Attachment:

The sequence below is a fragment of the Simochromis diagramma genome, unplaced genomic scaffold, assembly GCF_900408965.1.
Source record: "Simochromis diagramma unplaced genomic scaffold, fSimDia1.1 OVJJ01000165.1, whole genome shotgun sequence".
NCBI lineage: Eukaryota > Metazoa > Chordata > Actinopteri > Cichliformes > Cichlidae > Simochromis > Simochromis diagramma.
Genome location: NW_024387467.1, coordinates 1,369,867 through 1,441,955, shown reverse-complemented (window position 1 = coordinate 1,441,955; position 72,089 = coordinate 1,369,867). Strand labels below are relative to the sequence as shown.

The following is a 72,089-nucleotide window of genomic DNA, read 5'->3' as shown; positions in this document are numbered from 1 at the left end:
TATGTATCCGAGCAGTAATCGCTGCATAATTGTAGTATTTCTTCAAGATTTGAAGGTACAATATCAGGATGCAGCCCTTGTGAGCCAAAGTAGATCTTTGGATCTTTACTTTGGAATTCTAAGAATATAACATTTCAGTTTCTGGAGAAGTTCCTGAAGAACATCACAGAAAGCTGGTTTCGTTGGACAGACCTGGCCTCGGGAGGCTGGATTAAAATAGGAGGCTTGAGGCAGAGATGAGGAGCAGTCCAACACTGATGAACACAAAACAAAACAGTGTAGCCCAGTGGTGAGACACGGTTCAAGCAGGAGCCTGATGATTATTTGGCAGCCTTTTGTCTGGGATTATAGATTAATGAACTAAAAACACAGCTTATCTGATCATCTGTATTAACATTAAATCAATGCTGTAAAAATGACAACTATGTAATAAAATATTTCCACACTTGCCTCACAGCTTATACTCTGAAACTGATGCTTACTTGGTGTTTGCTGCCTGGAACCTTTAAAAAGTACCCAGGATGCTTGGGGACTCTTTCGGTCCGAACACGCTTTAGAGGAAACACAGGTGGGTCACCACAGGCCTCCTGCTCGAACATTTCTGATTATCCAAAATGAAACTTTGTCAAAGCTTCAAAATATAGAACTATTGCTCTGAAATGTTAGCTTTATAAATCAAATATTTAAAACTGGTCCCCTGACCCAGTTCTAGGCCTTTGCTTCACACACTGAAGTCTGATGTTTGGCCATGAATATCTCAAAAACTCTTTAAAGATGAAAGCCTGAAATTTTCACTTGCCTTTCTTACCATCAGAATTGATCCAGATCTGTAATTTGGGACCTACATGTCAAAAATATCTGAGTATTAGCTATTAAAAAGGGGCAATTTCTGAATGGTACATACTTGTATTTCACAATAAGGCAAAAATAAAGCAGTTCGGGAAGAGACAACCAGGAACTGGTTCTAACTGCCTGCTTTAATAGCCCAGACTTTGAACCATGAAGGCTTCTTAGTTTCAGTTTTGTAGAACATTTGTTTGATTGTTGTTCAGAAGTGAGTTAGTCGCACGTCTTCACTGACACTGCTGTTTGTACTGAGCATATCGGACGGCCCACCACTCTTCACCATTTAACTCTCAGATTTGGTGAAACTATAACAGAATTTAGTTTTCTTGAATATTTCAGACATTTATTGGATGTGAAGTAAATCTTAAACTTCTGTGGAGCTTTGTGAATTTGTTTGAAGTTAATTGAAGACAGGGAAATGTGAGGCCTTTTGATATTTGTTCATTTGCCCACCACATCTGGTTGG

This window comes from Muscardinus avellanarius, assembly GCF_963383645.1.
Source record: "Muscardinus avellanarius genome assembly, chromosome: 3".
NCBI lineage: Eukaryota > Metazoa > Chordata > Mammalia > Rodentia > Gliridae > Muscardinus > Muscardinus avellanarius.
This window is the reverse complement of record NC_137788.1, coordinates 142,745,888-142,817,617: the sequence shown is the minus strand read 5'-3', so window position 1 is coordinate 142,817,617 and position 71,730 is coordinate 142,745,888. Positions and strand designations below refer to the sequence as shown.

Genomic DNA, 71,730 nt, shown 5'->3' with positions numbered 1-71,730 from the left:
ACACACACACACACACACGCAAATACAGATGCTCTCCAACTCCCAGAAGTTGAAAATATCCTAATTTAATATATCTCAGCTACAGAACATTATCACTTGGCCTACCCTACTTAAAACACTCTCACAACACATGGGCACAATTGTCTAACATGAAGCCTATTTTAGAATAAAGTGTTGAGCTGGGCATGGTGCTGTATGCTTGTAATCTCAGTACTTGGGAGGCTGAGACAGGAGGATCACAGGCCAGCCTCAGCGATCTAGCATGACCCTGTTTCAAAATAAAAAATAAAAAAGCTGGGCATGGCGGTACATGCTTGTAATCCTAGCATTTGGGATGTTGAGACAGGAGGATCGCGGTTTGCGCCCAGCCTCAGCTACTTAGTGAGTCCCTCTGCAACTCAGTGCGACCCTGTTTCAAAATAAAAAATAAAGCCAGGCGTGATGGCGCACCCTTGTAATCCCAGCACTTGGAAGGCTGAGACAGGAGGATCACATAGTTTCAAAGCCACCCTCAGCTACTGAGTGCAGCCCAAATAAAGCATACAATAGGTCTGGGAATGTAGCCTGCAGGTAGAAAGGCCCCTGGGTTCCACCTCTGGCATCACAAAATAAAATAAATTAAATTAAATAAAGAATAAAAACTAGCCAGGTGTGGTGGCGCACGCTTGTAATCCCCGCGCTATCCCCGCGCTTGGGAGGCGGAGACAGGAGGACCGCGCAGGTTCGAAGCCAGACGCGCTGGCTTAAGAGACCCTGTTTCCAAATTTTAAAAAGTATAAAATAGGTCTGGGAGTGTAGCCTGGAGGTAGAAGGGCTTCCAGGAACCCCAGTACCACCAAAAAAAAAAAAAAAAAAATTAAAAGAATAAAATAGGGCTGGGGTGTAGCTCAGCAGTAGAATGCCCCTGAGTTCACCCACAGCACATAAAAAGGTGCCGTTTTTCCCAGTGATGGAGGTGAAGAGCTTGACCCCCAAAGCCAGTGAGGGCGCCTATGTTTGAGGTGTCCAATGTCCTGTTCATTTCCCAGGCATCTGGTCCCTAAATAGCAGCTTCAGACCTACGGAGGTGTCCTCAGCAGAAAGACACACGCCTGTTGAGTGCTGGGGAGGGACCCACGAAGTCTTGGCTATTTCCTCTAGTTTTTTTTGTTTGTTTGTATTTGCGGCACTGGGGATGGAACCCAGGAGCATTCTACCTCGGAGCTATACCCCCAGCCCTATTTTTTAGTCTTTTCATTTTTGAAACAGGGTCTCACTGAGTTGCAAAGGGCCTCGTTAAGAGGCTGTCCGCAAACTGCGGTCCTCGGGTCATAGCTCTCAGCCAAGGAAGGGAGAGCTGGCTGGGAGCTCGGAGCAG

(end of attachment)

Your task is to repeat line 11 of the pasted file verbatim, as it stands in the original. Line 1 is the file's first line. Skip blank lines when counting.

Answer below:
Genomic DNA, 71,730 nt, shown 5'->3' with positions numbered 1-71,730 from the left: